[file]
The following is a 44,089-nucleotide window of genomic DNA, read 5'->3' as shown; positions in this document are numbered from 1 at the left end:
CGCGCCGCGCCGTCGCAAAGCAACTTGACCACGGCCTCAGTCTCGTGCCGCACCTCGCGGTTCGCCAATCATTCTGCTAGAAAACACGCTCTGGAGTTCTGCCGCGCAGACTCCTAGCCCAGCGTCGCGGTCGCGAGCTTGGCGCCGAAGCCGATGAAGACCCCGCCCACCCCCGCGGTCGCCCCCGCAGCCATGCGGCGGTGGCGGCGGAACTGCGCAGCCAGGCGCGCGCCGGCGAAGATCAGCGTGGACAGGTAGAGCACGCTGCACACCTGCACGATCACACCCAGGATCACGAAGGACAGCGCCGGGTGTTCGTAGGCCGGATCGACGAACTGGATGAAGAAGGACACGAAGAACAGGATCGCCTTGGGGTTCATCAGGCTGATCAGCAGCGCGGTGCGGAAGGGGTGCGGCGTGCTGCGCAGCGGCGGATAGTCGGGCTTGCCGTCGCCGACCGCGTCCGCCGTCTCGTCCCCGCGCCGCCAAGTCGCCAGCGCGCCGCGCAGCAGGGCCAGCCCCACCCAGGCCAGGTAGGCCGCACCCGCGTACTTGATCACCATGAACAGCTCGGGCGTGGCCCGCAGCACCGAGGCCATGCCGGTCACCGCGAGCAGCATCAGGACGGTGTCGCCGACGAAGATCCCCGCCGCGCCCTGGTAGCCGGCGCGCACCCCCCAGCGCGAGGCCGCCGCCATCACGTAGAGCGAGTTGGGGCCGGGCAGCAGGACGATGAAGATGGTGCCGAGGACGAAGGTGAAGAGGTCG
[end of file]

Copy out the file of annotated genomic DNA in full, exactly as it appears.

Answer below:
The following is a 44,089-nucleotide window of genomic DNA, read 5'->3' as shown; positions in this document are numbered from 1 at the left end:
CGCGCCGCGCCGTCGCAAAGCAACTTGACCACGGCCTCAGTCTCGTGCCGCACCTCGCGGTTCGCCAATCATTCTGCTAGAAAACACGCTCTGGAGTTCTGCCGCGCAGACTCCTAGCCCAGCGTCGCGGTCGCGAGCTTGGCGCCGAAGCCGATGAAGACCCCGCCCACCCCCGCGGTCGCCCCCGCAGCCATGCGGCGGTGGCGGCGGAACTGCGCAGCCAGGCGCGCGCCGGCGAAGATCAGCGTGGACAGGTAGAGCACGCTGCACACCTGCACGATCACACCCAGGATCACGAAGGACAGCGCCGGGTGTTCGTAGGCCGGATCGACGAACTGGATGAAGAAGGACACGAAGAACAGGATCGCCTTGGGGTTCATCAGGCTGATCAGCAGCGCGGTGCGGAAGGGGTGCGGCGTGCTGCGCAGCGGCGGATAGTCGGGCTTGCCGTCGCCGACCGCGTCCGCCGTCTCGTCCCCGCGCCGCCAAGTCGCCAGCGCGCCGCGCAGCAGGGCCAGCCCCACCCAGGCCAGGTAGGCCGCACCCGCGTACTTGATCACCATGAACAGCTCGGGCGTGGCCCGCAGCACCGAGGCCATGCCGGTCACCGCGAGCAGCATCAGGACGGTGTCGCCGACGAAGATCCCCGCCGCGCCCTGGTAGCCGGCGCGCACCCCCCAGCGCGAGGCCGCCGCCATCACGTAGAGCGAGTTGGGGCCGGGCAGCAGGACGATGAAGATGGTGCCGAGGACGAAGGTGAAGAGGTCG